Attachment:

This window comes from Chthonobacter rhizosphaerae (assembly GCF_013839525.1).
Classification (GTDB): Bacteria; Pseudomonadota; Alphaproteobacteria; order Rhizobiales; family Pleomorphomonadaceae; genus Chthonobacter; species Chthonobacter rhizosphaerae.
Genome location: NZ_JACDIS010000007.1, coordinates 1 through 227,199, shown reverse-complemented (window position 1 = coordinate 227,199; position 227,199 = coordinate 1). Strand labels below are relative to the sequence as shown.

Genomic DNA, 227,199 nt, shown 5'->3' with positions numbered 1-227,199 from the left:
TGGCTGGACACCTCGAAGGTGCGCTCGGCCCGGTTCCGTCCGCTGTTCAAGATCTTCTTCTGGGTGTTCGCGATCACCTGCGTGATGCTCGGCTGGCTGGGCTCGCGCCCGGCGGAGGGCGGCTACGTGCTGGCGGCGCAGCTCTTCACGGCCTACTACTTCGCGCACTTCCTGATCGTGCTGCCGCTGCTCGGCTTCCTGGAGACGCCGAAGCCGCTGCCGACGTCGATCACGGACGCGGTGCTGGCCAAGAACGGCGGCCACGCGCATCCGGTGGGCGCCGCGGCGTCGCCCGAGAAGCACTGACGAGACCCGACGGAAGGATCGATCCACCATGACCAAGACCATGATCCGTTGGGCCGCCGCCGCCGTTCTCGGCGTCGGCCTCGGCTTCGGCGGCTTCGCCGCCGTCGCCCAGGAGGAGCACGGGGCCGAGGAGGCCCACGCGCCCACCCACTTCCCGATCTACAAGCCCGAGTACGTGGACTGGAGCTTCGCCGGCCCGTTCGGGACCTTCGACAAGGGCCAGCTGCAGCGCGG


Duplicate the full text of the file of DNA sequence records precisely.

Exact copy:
This window comes from Chthonobacter rhizosphaerae (assembly GCF_013839525.1).
Classification (GTDB): Bacteria; Pseudomonadota; Alphaproteobacteria; order Rhizobiales; family Pleomorphomonadaceae; genus Chthonobacter; species Chthonobacter rhizosphaerae.
Genome location: NZ_JACDIS010000007.1, coordinates 1 through 227,199, shown reverse-complemented (window position 1 = coordinate 227,199; position 227,199 = coordinate 1). Strand labels below are relative to the sequence as shown.

Genomic DNA, 227,199 nt, shown 5'->3' with positions numbered 1-227,199 from the left:
TGGCTGGACACCTCGAAGGTGCGCTCGGCCCGGTTCCGTCCGCTGTTCAAGATCTTCTTCTGGGTGTTCGCGATCACCTGCGTGATGCTCGGCTGGCTGGGCTCGCGCCCGGCGGAGGGCGGCTACGTGCTGGCGGCGCAGCTCTTCACGGCCTACTACTTCGCGCACTTCCTGATCGTGCTGCCGCTGCTCGGCTTCCTGGAGACGCCGAAGCCGCTGCCGACGTCGATCACGGACGCGGTGCTGGCCAAGAACGGCGGCCACGCGCATCCGGTGGGCGCCGCGGCGTCGCCCGAGAAGCACTGACGAGACCCGACGGAAGGATCGATCCACCATGACCAAGACCATGATCCGTTGGGCCGCCGCCGCCGTTCTCGGCGTCGGCCTCGGCTTCGGCGGCTTCGCCGCCGTCGCCCAGGAGGAGCACGGGGCCGAGGAGGCCCACGCGCCCACCCACTTCCCGATCTACAAGCCCGAGTACGTGGACTGGAGCTTCGCCGGCCCGTTCGGGACCTTCGACAAGGGCCAGCTGCAGCGCGG